Mrs. Fletcher Watchmen Evil Modern Love Living With Yourself The Morning Show
Credit: Sarah Shatz/HBO; Mark Hill/HBO; Michele Crowe/CBS; Frank Masi/Apple; Eric Liebowitz/Netflix; Christopher Saunders/Amazon

First, a disclaimer: With approximately 183 TV series premiering every hour in America, it would be all but impossible for any one critic to view all the new fall shows. That said, I was able to screen 31 of the programs making their debut in the coming months — and now that my eyes have readjusted to sunlight, I humbly submit this report.


Sept. 13, Netflix
A slow-burn, “inspired by true events” mystery, Unbelievable stars Toni Collette and Merritt Wever as detectives who realize they’re chasing the same serial rapist. Wever is a marvel as Karen Duvall, a soft-spoken woman of faith whose calm demeanor stands in stark contrast to Collette’s brusque Grace Rasmussen. But both women are determined to capture the attacker, and Unbelievable mixes satisfying, meat-and-potatoes detective work with a pointed exploration of the systemic biases facing sexual-assault survivors. Booksmart’s Kaitlyn Dever costars as Marie, whose attack — and the subsequent doubts about it — serves as an anchor for the time-hopping narrative. This is the only True Detective season 4 we need.

The Unicorn

Sept. 26, 8:30 p.m., CBS
What an odd treat to see prestige-cable character actor Walton Goggins (The Shield, Justified, Vice Principals) take center stage on this single-camera CBS comedy. He plays Wade, a widower and father of two whose married friends push him (gently, lovingly) to start living — and dating — again. Goggins is thoroughly likable as the titular unicorn (a high-quality, employed, single man over 40), while the ensemble — featuring Rob Corddry, Michaela Watkins, Maya Lynne Robinson, and Omar Benson Miller — is one of the best assembled for broadcast TV since the late, lamented Life in Pieces. Give it a shot, please, so it doesn’t suffer the latter’s fate.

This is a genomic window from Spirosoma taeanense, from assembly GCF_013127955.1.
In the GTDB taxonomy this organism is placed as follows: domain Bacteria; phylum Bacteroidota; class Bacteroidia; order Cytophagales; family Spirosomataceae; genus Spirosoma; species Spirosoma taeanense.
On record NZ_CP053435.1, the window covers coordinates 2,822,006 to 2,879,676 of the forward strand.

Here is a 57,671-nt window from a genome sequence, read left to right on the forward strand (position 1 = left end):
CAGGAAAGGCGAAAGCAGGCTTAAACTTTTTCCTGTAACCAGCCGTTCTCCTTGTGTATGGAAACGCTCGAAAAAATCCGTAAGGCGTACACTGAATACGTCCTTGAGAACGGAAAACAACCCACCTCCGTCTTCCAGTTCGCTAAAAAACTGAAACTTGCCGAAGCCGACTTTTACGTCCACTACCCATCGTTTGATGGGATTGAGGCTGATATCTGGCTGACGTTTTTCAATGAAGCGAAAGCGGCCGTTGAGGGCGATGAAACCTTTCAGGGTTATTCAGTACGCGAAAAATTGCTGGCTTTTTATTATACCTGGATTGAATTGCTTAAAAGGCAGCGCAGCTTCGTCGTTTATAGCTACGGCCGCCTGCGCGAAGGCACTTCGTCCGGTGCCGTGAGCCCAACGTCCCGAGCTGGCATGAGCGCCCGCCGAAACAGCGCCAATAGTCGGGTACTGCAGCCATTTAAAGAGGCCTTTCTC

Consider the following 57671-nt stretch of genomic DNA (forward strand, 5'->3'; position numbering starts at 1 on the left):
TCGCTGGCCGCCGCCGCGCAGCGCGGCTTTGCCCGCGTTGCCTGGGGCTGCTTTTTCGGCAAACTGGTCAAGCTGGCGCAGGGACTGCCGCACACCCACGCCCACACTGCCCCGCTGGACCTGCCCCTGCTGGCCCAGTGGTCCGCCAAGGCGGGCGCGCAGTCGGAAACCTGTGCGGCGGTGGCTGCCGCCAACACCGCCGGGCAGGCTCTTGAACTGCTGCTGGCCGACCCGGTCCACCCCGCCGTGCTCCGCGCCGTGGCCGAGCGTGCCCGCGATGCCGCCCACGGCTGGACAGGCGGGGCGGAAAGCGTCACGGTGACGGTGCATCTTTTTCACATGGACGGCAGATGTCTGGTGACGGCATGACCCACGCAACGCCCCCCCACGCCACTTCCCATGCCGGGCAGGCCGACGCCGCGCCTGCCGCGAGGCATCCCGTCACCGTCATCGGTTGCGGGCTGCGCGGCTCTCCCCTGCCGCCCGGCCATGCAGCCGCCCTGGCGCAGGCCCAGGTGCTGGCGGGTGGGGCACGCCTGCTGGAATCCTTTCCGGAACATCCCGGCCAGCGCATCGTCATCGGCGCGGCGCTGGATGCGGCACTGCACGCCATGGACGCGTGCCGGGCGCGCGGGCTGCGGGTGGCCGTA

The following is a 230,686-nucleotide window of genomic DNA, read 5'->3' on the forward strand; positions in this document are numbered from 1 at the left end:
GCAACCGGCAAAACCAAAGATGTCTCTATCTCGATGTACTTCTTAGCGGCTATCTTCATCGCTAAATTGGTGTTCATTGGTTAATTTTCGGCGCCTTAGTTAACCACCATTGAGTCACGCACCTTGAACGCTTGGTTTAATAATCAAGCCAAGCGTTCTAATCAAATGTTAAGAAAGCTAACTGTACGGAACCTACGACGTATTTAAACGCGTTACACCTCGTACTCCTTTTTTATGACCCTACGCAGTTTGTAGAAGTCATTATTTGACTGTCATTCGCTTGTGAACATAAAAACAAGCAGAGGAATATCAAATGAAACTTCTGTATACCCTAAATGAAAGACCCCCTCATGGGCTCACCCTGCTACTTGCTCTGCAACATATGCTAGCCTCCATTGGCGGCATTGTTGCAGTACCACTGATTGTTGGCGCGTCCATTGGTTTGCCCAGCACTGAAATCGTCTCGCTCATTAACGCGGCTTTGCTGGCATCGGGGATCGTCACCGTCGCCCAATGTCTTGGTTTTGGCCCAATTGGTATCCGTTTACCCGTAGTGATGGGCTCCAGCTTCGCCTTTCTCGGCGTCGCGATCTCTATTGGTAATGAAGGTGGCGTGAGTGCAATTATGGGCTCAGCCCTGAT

Sept. 26, 10 p.m., CBS
Westworld’s Katja Herbers stars as Dr. Kristen Bouchard, a lapsed Catholic and financially struggling forensic psychologist who gets hired by a priest-in-training (Mike Colter) to help investigate alleged religious and supernatural phenomena. There’s nothing here that’ll reinvent the “skeptic and believer” TV template, but thanks to innovative creators Robert and Michelle King (The Good Wife), Evil is perhaps the sharpest, funniest, and smartest CBS drama since… The Good Wife. (It’s hard to imagine any other showrunners working Occam’s razor and Wernicke’s area of the brain into their network pilot.) Offering thoughtful debates about religion and more, Evil could be a new kind of TV animal: the philosophical procedural.

Living With Yourself

Oct. 18, Netflix
Miles (Paul Rudd) is burned out. He’s bored and uninspired at his ad agency job. He’s alienated from his wife (Aisling Bea) and unsure if he wants to start a family. He generally feels adrift in his midlife suburban existence. But a trip to the Top Happy Spa changes everything, with one really bad side effect: Miles now has a clone, one who is better than he is in almost every way. What follows is a silly, strange, and fast-paced comedy-thriller with a wise lesson at its core: You can be a passenger in your own life, or you can be the driver.

Modern Love

Oct. 18, Amazon Prime Video